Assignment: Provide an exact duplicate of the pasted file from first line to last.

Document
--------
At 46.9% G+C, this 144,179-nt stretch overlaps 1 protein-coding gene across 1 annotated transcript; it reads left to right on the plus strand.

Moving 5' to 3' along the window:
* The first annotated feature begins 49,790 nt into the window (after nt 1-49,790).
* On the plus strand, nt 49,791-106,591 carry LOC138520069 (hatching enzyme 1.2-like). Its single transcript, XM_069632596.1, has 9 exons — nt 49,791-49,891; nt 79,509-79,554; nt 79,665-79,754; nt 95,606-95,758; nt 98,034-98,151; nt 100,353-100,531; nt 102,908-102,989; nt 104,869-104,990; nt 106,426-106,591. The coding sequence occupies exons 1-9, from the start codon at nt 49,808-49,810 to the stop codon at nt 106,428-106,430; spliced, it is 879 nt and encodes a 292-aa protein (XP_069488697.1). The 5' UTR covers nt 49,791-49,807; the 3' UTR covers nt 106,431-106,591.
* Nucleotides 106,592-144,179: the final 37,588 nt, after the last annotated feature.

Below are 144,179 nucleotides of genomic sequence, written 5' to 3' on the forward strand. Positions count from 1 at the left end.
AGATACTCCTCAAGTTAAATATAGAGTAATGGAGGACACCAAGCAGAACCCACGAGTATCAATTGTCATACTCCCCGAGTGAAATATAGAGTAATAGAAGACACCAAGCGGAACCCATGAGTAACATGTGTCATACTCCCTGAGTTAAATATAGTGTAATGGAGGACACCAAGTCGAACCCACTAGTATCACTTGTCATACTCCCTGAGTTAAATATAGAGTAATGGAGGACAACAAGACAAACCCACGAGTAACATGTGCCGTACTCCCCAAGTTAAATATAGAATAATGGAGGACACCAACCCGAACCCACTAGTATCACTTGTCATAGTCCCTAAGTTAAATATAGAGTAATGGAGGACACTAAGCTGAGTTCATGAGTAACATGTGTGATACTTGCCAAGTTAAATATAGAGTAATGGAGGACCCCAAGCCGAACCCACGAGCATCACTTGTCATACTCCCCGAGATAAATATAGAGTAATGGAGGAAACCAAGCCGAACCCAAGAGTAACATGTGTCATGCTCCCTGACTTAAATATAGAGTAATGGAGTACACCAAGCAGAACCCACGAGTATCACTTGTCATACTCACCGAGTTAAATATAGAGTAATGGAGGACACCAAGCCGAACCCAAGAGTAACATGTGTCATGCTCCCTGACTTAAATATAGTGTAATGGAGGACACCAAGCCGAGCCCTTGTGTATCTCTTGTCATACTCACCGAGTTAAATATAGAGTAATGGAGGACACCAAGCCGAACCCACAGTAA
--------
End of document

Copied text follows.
At 46.9% G+C, this 144,179-nt stretch overlaps 1 protein-coding gene across 1 annotated transcript; it reads left to right on the plus strand.

Moving 5' to 3' along the window:
* The first annotated feature begins 49,790 nt into the window (after nt 1-49,790).
* On the plus strand, nt 49,791-106,591 carry LOC138520069 (hatching enzyme 1.2-like). Its single transcript, XM_069632596.1, has 9 exons — nt 49,791-49,891; nt 79,509-79,554; nt 79,665-79,754; nt 95,606-95,758; nt 98,034-98,151; nt 100,353-100,531; nt 102,908-102,989; nt 104,869-104,990; nt 106,426-106,591. The coding sequence occupies exons 1-9, from the start codon at nt 49,808-49,810 to the stop codon at nt 106,428-106,430; spliced, it is 879 nt and encodes a 292-aa protein (XP_069488697.1). The 5' UTR covers nt 49,791-49,807; the 3' UTR covers nt 106,431-106,591.
* Nucleotides 106,592-144,179: the final 37,588 nt, after the last annotated feature.

Below are 144,179 nucleotides of genomic sequence, written 5' to 3' on the forward strand. Positions count from 1 at the left end.
AGATACTCCTCAAGTTAAATATAGAGTAATGGAGGACACCAAGCAGAACCCACGAGTATCAATTGTCATACTCCCCGAGTGAAATATAGAGTAATAGAAGACACCAAGCGGAACCCATGAGTAACATGTGTCATACTCCCTGAGTTAAATATAGTGTAATGGAGGACACCAAGTCGAACCCACTAGTATCACTTGTCATACTCCCTGAGTTAAATATAGAGTAATGGAGGACAACAAGACAAACCCACGAGTAACATGTGCCGTACTCCCCAAGTTAAATATAGAATAATGGAGGACACCAACCCGAACCCACTAGTATCACTTGTCATAGTCCCTAAGTTAAATATAGAGTAATGGAGGACACTAAGCTGAGTTCATGAGTAACATGTGTGATACTTGCCAAGTTAAATATAGAGTAATGGAGGACCCCAAGCCGAACCCACGAGCATCACTTGTCATACTCCCCGAGATAAATATAGAGTAATGGAGGAAACCAAGCCGAACCCAAGAGTAACATGTGTCATGCTCCCTGACTTAAATATAGAGTAATGGAGTACACCAAGCAGAACCCACGAGTATCACTTGTCATACTCACCGAGTTAAATATAGAGTAATGGAGGACACCAAGCCGAACCCAAGAGTAACATGTGTCATGCTCCCTGACTTAAATATAGTGTAATGGAGGACACCAAGCCGAGCCCTTGTGTATCTCTTGTCATACTCACCGAGTTAAATATAGAGTAATGGAGGACACCAAGCCGAACCCACAGTAA